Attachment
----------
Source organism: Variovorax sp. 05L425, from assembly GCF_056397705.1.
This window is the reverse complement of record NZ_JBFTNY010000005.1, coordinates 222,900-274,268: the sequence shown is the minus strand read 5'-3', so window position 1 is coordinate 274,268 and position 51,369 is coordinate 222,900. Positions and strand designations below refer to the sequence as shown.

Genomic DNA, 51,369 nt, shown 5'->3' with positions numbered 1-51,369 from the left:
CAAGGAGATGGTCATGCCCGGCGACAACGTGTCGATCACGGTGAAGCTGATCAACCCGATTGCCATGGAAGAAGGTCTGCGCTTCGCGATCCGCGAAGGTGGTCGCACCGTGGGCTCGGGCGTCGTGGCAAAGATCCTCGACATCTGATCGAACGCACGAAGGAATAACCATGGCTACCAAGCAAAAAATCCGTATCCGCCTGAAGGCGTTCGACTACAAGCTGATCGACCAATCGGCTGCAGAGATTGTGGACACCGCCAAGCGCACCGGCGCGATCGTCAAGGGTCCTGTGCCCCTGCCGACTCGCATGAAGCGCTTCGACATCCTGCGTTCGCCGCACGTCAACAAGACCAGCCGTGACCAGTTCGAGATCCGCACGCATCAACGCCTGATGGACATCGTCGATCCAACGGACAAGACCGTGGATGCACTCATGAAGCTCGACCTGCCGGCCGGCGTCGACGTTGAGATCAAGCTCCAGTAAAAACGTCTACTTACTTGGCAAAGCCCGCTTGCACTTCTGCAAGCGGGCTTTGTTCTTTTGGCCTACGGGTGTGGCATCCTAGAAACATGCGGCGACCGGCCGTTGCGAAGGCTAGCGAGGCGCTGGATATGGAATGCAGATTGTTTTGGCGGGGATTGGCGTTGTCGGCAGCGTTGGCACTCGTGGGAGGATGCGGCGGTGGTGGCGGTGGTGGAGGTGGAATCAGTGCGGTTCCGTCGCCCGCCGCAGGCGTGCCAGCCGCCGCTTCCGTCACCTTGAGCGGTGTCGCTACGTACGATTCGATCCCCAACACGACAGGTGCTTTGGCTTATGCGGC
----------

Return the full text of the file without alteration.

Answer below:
Source organism: Variovorax sp. 05L425, from assembly GCF_056397705.1.
This window is the reverse complement of record NZ_JBFTNY010000005.1, coordinates 222,900-274,268: the sequence shown is the minus strand read 5'-3', so window position 1 is coordinate 274,268 and position 51,369 is coordinate 222,900. Positions and strand designations below refer to the sequence as shown.

Genomic DNA, 51,369 nt, shown 5'->3' with positions numbered 1-51,369 from the left:
CAAGGAGATGGTCATGCCCGGCGACAACGTGTCGATCACGGTGAAGCTGATCAACCCGATTGCCATGGAAGAAGGTCTGCGCTTCGCGATCCGCGAAGGTGGTCGCACCGTGGGCTCGGGCGTCGTGGCAAAGATCCTCGACATCTGATCGAACGCACGAAGGAATAACCATGGCTACCAAGCAAAAAATCCGTATCCGCCTGAAGGCGTTCGACTACAAGCTGATCGACCAATCGGCTGCAGAGATTGTGGACACCGCCAAGCGCACCGGCGCGATCGTCAAGGGTCCTGTGCCCCTGCCGACTCGCATGAAGCGCTTCGACATCCTGCGTTCGCCGCACGTCAACAAGACCAGCCGTGACCAGTTCGAGATCCGCACGCATCAACGCCTGATGGACATCGTCGATCCAACGGACAAGACCGTGGATGCACTCATGAAGCTCGACCTGCCGGCCGGCGTCGACGTTGAGATCAAGCTCCAGTAAAAACGTCTACTTACTTGGCAAAGCCCGCTTGCACTTCTGCAAGCGGGCTTTGTTCTTTTGGCCTACGGGTGTGGCATCCTAGAAACATGCGGCGACCGGCCGTTGCGAAGGCTAGCGAGGCGCTGGATATGGAATGCAGATTGTTTTGGCGGGGATTGGCGTTGTCGGCAGCGTTGGCACTCGTGGGAGGATGCGGCGGTGGTGGCGGTGGTGGAGGTGGAATCAGTGCGGTTCCGTCGCCCGCCGCAGGCGTGCCAGCCGCCGCTTCCGTCACCTTGAGCGGTGTCGCTACGTACGATTCGATCCCCAACACGACAGGTGCTTTGGCTTATGCGGC